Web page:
With each new breakthrough in biologically printed organs, the organ donor waitlist gets closer to becoming obsolete. In May 2013, doctors saved a six-week old child with a 3-D printed trachea (1), and researchers in China have more recently claimed to succeed in printing a pair of living kidneys (2).
Biologically producing organs first started by building artificial scaffolds in the shape of human body parts. Scientists would then grow living cells on those scaffolds to create the desired organ. The problem, however, was three-fold. First, the scaffold material had to be chosen carefully so that its dissolution would not affect living cells (3). This would prove to be especially difficult with organs that required many different types of cells. Second, the need to manually place living cells on the scaffold hurt the precision of the product. And third, foreign materials could cause inflammation of the cells.
Scientists have, thus, turned to 3-D printers and stem cells. Instead of building a scaffold for cells to grow on, 3-D printers put certain types of cells in the “correct” place so that they self-organize and grow on each other. These types of cells are made from the patient’s own stem cells, taken from his or her own fat or bone marrow, in order to eliminate the possibility of the patient’s body rejecting the transplant (graft-versus-host-disease).
Although bioprinting has been successful and avoids many of the problems associated with scaffolds, many difficulties still persist. Due to the lack of structure in printing these organs, the strength of the organ poses a challenge to researchers. Furthermore, 3-D printers currently lack the necessary software to print the most complex of organs. Unlike an inanimate object, organs have no clear blueprint. While a 3-D scanner can analyze the exact shape of a cup, a scanner currently doesn’t exist for organs.
According to Hod Lipson, a Cornell engineer and co-author of Fabricated: The New World of 3D Printing, “An MRI doesn’t tell you where the cells are. We’re just completely in the dark in terms of the blueprints. That’s half the puzzle. There’s also no Photoshop—no tools to move cells around. That’s not a coincidence. It’s beyond what most computer software can handle. You can’t have a software model of a liver. It’s more complicated than a model for a jet plane.” (4)
Current 3-D printers also have a difficulty with printing tiny blood vessels that measure 50 microns or smaller. Researchers agree, however, that 3-D printers only have to print the structure of organs and let the cells’ self-organization tendencies do the rest.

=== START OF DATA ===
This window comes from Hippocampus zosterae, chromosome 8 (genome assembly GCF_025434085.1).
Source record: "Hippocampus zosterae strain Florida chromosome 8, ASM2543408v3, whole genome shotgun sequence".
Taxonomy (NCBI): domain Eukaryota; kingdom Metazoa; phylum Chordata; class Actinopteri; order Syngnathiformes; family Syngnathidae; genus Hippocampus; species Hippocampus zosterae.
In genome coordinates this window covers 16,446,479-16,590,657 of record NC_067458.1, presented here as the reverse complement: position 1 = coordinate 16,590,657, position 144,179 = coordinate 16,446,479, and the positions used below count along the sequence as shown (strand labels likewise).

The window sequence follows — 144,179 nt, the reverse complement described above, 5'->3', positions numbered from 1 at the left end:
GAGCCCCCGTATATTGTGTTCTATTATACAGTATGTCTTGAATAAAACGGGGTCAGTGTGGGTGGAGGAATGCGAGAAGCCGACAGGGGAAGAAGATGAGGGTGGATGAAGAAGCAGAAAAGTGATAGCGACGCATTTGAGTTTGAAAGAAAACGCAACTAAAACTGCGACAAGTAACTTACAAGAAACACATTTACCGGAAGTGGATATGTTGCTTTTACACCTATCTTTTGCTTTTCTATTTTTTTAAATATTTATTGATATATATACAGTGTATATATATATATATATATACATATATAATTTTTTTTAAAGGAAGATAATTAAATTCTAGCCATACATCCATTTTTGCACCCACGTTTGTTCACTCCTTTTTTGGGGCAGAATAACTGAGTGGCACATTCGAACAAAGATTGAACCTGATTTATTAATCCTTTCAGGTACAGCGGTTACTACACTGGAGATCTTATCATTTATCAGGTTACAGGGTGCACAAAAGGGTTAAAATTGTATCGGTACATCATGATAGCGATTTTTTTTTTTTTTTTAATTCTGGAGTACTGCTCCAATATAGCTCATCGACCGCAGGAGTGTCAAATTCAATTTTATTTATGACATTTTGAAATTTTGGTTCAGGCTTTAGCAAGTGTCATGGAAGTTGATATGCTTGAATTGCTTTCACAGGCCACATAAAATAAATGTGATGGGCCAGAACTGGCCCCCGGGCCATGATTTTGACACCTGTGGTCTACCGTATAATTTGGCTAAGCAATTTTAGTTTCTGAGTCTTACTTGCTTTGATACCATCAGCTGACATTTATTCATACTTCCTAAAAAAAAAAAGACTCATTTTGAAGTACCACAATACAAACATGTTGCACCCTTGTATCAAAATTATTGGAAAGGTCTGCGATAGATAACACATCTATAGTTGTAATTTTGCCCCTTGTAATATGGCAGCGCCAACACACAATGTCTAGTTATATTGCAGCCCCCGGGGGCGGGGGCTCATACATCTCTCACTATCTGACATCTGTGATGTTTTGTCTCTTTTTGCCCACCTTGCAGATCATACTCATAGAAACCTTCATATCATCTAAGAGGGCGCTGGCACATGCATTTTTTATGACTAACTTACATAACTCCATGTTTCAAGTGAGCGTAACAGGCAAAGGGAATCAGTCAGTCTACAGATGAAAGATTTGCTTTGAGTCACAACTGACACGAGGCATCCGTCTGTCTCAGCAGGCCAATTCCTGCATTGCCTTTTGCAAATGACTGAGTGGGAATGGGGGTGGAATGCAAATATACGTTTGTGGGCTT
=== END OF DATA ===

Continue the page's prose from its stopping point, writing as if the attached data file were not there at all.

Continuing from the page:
“We will be printing things on the order of tens of microns, or more like hundreds of microns, and then cells will undergo their biological developmental response in order to self-organize correctly,” Stuart Williams, head of the Cardiovascular Innovation Institute, said. “Printing is only going to take us partway.” (3)
For now, biologically printing organs is in its early stages of development, but as scientists improve on the technology, the implications would be widespread. With an average of 18 deaths per day due to the shortage of donated organs (5), commercially producing vital organs for transplants could eliminate this shortage and save thousands of lives a year. More subtly, researchers believe that organs can be printed with a chip that tests the affect of different chemicals and medications on the body. Commercially printed tissues could be on the market within the next 10 to 15 years, saving many lives in the future (6).
1. Fessenden, Marissa. “3-D printed windpipe gives infant breath of life” (2013). Available at http://www.nature.com/news/3-d-printed-windpipe-gives-infant-breath-of-life-1.13085 (3 October 2013)
2. Gidalevitz, Yona. “Researchers Claim to Successfully 3D-Print Living Kidneys” (2013). Available at http://www.medgadget.com/2013/09/researchers-claim-to-successfully-3d-print-living-kidneys-video.html (3 October 2013)
3. Hsu, Jeremy. “3D Printing Aims to Deliver Organs on Demand”. (2013) Available at http://www.livescience.com/39885-3d-printing-to-deliver-organs.html (3 October 2013)
4. Leckart, Steven. “How 3-D Printing Body Parts Will Revolutionize Medicine”. (2013) Available at http://www.popsci.com/science/article/2013-07/how-3-d-printing-body-parts-will-revolutionize-medicine (3 October 2013)
5. Organ Procurement and Transplantation Network. “Organ Donation Statistics”. (2013) Available at http://www.donatelifeny.org/about-donation/data/ (3 October 2013)
6. Hsu, Jeremy. “Tiny 3D-Printed Organs Aim for ‘Body on a Chip’”. (2013) Available at http://www.livescience.com/39660-3d-printed-body-on-a-chip.html (3 October 2013)